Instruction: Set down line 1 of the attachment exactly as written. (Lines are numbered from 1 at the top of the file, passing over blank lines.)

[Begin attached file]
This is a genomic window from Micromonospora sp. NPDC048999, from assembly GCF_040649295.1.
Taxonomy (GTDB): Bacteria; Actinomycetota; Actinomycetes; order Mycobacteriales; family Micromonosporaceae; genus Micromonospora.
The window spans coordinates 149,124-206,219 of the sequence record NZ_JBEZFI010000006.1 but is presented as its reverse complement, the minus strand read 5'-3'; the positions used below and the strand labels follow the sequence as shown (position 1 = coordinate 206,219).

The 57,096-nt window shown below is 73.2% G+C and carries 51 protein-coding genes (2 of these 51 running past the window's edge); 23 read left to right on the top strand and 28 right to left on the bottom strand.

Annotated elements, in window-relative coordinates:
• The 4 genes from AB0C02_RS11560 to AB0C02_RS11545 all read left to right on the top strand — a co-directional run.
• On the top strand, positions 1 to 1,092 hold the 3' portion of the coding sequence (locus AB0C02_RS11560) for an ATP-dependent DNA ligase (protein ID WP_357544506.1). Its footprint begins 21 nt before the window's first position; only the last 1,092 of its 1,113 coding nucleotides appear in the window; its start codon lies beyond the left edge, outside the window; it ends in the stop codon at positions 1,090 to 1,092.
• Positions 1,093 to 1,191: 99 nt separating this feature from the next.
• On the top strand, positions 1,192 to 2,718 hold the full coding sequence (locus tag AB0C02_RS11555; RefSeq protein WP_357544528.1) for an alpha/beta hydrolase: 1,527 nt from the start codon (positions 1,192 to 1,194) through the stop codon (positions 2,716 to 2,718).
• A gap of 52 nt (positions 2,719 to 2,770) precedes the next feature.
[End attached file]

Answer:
This is a genomic window from Micromonospora sp. NPDC048999, from assembly GCF_040649295.1.